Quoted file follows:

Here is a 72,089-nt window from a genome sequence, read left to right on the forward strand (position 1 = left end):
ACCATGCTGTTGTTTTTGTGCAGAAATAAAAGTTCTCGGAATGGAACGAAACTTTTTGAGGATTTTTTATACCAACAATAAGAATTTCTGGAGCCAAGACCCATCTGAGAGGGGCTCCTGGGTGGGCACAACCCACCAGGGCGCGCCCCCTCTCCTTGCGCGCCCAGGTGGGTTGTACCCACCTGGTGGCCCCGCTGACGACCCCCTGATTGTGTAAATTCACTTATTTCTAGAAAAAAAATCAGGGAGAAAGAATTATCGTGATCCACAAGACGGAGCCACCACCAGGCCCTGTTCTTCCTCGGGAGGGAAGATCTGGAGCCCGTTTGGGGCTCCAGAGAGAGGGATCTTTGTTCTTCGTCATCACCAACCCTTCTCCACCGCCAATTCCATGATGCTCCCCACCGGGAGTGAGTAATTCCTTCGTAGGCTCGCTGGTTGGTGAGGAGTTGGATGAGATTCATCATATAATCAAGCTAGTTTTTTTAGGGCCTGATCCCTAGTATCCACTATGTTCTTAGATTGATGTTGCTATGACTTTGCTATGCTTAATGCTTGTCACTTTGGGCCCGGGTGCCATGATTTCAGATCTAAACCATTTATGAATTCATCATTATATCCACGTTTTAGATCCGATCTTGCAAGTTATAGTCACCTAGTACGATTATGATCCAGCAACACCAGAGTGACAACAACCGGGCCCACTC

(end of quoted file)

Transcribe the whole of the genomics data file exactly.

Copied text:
Here is a 72,089-nt window from a genome sequence, read left to right on the forward strand (position 1 = left end):
ACCATGCTGTTGTTTTTGTGCAGAAATAAAAGTTCTCGGAATGGAACGAAACTTTTTGAGGATTTTTTATACCAACAATAAGAATTTCTGGAGCCAAGACCCATCTGAGAGGGGCTCCTGGGTGGGCACAACCCACCAGGGCGCGCCCCCTCTCCTTGCGCGCCCAGGTGGGTTGTACCCACCTGGTGGCCCCGCTGACGACCCCCTGATTGTGTAAATTCACTTATTTCTAGAAAAAAAATCAGGGAGAAAGAATTATCGTGATCCACAAGACGGAGCCACCACCAGGCCCTGTTCTTCCTCGGGAGGGAAGATCTGGAGCCCGTTTGGGGCTCCAGAGAGAGGGATCTTTGTTCTTCGTCATCACCAACCCTTCTCCACCGCCAATTCCATGATGCTCCCCACCGGGAGTGAGTAATTCCTTCGTAGGCTCGCTGGTTGGTGAGGAGTTGGATGAGATTCATCATATAATCAAGCTAGTTTTTTTAGGGCCTGATCCCTAGTATCCACTATGTTCTTAGATTGATGTTGCTATGACTTTGCTATGCTTAATGCTTGTCACTTTGGGCCCGGGTGCCATGATTTCAGATCTAAACCATTTATGAATTCATCATTATATCCACGTTTTAGATCCGATCTTGCAAGTTATAGTCACCTAGTACGATTATGATCCAGCAACACCAGAGTGACAACAACCGGGCCCACTC